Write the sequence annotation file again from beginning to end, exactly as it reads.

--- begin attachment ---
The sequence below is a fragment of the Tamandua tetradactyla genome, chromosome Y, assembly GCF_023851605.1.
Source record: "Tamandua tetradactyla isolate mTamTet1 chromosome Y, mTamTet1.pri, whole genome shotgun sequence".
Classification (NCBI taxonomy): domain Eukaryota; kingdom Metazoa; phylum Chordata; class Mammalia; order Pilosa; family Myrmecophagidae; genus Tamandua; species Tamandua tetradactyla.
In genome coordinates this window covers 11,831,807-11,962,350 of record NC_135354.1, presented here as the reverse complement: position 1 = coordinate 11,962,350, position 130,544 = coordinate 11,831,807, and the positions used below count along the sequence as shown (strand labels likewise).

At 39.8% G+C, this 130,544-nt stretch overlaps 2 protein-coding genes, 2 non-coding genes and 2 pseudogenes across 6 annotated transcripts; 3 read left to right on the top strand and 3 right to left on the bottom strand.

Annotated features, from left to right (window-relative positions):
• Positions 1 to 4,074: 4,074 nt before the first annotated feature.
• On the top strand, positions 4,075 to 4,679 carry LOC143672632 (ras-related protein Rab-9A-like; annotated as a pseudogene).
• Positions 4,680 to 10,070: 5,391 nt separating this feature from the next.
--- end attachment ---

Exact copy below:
The sequence below is a fragment of the Tamandua tetradactyla genome, chromosome Y, assembly GCF_023851605.1.
Source record: "Tamandua tetradactyla isolate mTamTet1 chromosome Y, mTamTet1.pri, whole genome shotgun sequence".
Classification (NCBI taxonomy): domain Eukaryota; kingdom Metazoa; phylum Chordata; class Mammalia; order Pilosa; family Myrmecophagidae; genus Tamandua; species Tamandua tetradactyla.
In genome coordinates this window covers 11,831,807-11,962,350 of record NC_135354.1, presented here as the reverse complement: position 1 = coordinate 11,962,350, position 130,544 = coordinate 11,831,807, and the positions used below count along the sequence as shown (strand labels likewise).

At 39.8% G+C, this 130,544-nt stretch overlaps 2 protein-coding genes, 2 non-coding genes and 2 pseudogenes across 6 annotated transcripts; 3 read left to right on the top strand and 3 right to left on the bottom strand.

Annotated features, from left to right (window-relative positions):
• Positions 1 to 4,074: 4,074 nt before the first annotated feature.
• On the top strand, positions 4,075 to 4,679 carry LOC143672632 (ras-related protein Rab-9A-like; annotated as a pseudogene).
• Positions 4,680 to 10,070: 5,391 nt separating this feature from the next.